Kero Kero Bonito (Friday, April 12 and 19): The musically adventurous should be front and center when this unique London trio, fronted by the incomparable Sarah Midori Perry, take the stage to dish out an eclectic set of alternating Sonic Youth-esque fuzz guitar rock, lounge pop, videogame-inspired electro and more. Do not miss.

    Ella Mai (Friday, April 12 and 19): After turning in one of the biggest sleeper hits of 2018 with "Boo'd Up" (apparently even Stevie Wonder called her up to confess his fandom), this London-raised R&B singer is mere minutes away from being a household name. Take advantage of her undercard status while you still can.

    Men I Trust (Sunday, April 14 and 21): Smooth pop grooves, shimmering guitars and hushed vocals -- what's not to love? Sleep in through Kanye's Sunday Service (or not), this enigmatic Canadian trio might just deliver the religious experience you're craving.

    Mon Laferte (Friday, April 12 and 19): In no way is Mon Laferte an actual "undercard" -- she's the biggest Chilean artist in the world (and received five Latin Grammy nominations in 2017 alone) -- but to the Coachella masses that may not stay up to speed on that kind of stuff, the singer/songwriter is more than deserving of your undivided attention. Her latest studio album, "Norma" (which she cut in just one day at LA's Capitol Studios in 2018), jumps between cumbia, son, danzón, salsa, bolero and bachata without skipping a beat. So when you get bored with the festival's revolving door of laptop DJs, head to Laferte's stage and move your body to some real rhythms.

    Rico Nasty (Sunday, April 14 and 21): It wouldn't be surprising if Rico Nasty, the "sugar trap" queen, delivers the most memorable set of the entire weekend. Swerving between nearly every rap genre and flow imaginable on her acclaimed 2018 album "Nasty," the Maryland emcee's wide-ranging, high-energy hip-hop is the perfect companion for her larger-than-life personality -- which honestly deserves a primetime evening slot on the Coachella main stage.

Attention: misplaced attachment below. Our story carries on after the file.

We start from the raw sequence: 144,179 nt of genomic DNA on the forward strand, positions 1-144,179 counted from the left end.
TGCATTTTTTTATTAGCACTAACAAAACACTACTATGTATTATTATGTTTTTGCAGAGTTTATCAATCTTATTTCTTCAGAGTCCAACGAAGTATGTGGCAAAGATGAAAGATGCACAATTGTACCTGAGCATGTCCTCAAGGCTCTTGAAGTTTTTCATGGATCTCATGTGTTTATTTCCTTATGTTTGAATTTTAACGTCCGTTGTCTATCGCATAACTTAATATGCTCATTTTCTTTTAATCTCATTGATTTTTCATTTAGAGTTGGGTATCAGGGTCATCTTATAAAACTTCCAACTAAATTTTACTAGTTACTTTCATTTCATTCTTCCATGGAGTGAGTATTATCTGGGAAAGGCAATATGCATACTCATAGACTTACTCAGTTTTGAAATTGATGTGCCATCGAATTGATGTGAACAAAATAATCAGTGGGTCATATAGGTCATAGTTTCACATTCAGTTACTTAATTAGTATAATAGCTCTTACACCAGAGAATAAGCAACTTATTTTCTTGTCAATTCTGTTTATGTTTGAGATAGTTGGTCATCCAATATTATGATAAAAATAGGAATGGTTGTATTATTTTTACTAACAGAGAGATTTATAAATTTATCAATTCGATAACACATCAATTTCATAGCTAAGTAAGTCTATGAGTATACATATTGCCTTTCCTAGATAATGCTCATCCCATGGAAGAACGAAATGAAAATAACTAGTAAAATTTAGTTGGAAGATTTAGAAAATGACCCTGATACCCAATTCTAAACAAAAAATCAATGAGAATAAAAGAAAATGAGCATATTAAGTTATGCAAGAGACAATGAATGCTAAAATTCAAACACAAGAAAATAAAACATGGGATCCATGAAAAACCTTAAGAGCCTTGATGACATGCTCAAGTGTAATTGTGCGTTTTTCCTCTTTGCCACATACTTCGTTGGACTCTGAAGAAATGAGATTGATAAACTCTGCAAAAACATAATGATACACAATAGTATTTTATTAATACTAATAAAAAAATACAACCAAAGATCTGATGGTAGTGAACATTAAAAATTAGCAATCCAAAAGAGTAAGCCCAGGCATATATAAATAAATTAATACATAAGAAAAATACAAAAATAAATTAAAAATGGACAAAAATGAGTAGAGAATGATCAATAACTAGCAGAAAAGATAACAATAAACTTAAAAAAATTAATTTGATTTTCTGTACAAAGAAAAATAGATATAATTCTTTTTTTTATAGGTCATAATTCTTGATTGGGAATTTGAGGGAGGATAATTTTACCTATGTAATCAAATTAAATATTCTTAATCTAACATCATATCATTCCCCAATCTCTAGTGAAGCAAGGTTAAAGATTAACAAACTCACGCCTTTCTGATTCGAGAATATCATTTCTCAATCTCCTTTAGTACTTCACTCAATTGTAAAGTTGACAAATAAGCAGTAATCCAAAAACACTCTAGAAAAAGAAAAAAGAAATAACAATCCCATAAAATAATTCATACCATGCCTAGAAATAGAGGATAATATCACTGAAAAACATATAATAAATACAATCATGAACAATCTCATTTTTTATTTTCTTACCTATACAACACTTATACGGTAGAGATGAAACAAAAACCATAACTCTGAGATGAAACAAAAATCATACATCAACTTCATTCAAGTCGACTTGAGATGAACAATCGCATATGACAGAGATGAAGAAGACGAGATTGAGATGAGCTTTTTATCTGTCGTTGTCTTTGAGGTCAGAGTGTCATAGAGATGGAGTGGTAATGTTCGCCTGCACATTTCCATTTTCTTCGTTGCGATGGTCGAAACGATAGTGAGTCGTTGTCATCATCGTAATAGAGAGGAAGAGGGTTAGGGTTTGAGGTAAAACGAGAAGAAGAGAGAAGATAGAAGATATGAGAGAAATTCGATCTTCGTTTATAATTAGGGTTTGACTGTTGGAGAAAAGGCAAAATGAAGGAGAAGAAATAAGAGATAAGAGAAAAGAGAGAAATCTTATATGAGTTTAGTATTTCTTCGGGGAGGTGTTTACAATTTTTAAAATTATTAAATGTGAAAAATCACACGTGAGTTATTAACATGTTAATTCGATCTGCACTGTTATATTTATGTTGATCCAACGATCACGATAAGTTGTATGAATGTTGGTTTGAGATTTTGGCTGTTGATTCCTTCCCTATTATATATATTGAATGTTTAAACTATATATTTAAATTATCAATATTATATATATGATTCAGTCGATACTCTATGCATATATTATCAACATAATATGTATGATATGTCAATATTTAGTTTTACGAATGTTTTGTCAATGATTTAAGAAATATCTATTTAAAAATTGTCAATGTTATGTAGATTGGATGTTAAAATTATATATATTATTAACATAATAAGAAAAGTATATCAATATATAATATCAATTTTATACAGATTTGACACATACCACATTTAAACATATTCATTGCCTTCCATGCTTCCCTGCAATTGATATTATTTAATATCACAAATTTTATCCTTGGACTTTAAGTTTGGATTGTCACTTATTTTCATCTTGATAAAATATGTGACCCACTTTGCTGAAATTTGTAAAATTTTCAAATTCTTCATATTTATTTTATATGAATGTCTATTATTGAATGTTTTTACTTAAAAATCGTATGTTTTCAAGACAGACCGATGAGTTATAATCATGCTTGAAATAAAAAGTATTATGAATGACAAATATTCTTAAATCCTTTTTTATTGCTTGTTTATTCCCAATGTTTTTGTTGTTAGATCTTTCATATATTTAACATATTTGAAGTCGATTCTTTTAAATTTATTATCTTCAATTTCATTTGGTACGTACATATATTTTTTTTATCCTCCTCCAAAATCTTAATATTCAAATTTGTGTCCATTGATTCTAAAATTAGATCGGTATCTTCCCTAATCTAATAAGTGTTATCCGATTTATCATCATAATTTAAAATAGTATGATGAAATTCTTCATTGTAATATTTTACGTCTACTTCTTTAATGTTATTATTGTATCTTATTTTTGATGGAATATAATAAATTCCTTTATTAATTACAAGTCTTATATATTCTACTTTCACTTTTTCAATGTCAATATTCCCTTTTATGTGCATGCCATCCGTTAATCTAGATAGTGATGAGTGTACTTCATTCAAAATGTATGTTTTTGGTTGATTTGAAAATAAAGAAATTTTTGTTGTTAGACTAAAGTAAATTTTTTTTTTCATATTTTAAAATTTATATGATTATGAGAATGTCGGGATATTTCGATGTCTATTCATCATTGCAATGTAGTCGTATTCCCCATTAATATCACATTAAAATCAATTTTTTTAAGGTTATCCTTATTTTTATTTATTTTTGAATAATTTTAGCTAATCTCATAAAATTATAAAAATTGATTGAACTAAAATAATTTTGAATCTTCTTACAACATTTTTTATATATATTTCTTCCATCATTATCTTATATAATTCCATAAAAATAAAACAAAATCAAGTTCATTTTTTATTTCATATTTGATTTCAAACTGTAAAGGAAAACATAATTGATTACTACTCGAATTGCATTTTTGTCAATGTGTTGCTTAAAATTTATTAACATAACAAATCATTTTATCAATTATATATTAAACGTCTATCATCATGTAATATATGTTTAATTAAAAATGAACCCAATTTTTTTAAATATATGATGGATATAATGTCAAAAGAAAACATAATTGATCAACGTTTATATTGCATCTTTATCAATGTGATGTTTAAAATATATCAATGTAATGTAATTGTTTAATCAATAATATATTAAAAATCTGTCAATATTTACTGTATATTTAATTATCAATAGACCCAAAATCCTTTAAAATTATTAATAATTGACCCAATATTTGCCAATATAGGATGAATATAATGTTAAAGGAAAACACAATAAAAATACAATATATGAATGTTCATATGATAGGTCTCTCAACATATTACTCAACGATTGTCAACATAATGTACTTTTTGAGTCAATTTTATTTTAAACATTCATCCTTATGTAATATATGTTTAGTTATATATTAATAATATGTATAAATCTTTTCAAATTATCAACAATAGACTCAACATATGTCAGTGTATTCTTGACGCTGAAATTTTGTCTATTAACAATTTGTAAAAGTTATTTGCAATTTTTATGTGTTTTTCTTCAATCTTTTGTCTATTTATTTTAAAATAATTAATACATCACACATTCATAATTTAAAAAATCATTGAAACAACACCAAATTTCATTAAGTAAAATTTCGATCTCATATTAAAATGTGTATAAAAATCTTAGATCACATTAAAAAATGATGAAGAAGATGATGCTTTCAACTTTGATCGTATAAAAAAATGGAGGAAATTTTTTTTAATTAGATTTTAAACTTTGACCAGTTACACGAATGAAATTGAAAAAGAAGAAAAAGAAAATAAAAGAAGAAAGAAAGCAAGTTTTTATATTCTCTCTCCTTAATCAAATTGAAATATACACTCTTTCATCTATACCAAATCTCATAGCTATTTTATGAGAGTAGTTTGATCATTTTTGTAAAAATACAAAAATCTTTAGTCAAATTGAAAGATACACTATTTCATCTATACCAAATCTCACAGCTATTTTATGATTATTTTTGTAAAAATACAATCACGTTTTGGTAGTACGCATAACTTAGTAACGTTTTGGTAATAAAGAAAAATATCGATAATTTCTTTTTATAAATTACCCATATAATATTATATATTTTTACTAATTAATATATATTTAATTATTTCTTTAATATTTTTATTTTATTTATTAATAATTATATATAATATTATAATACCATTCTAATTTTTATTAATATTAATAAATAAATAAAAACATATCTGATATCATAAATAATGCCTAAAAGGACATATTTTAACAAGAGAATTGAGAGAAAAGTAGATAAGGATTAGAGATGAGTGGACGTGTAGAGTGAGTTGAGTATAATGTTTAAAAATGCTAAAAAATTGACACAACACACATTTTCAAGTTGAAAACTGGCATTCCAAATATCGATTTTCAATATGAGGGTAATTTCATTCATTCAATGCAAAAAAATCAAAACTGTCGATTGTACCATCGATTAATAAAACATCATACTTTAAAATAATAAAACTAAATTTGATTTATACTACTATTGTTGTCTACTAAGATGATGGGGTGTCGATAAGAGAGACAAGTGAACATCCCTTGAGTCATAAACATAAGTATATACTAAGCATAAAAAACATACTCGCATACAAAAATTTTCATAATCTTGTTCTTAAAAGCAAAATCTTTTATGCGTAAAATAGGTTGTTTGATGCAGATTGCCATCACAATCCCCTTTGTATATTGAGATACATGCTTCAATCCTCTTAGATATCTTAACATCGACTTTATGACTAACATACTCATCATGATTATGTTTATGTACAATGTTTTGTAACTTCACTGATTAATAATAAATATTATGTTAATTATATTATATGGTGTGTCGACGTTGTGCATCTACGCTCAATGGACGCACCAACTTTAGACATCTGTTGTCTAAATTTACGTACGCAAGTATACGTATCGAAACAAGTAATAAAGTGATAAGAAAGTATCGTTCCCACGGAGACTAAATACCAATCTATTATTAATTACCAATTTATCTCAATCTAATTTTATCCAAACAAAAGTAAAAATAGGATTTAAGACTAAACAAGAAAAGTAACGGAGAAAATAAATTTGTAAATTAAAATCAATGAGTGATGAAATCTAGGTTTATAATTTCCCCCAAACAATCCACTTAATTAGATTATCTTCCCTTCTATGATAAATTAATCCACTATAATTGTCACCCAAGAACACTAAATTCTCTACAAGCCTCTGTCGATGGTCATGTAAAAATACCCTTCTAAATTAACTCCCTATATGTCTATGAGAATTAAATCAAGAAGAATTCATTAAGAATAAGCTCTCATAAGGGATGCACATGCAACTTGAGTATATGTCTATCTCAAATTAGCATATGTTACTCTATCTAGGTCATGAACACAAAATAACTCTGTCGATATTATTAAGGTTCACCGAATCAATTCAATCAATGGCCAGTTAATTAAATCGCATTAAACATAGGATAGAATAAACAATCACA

Rosalía (Friday, April 12 and 19): Arguably the best thing about James Blake's latest album "Assume Form," Rosalía's guest appearance on "Barefoot in the Park" has thrust the Barcelona singer/songwriter even further into the limelight. Hopefully, that's translated to even more folks tuning into her own incredible 2018 album "El Mal Querer," which transforms electro, neo-flamenco and R&B into something entirely new. Can. Not. Wait.

    Sales (Saturday, April 13 and 20): This Orlando, Florida-based duo, comprised of Lauren Morgan and Jordan Shih, offers up dream-pop sorcery with sparse, soulful hooks over a bed of calculated guitar plucks and minimal beats. If you're a fan of the xx, Rhye or Beach House, be there for 'em.

    Dustin Lothspeich is a San Diego Music Award-winning musician, an associate editor at NBC SoundDiego since 2013, talent buyer at The Merrow, and founder of the music equipment-worshipping blog Gear and Loathing in San Diego. Follow his updates on Twitter or contact him directly.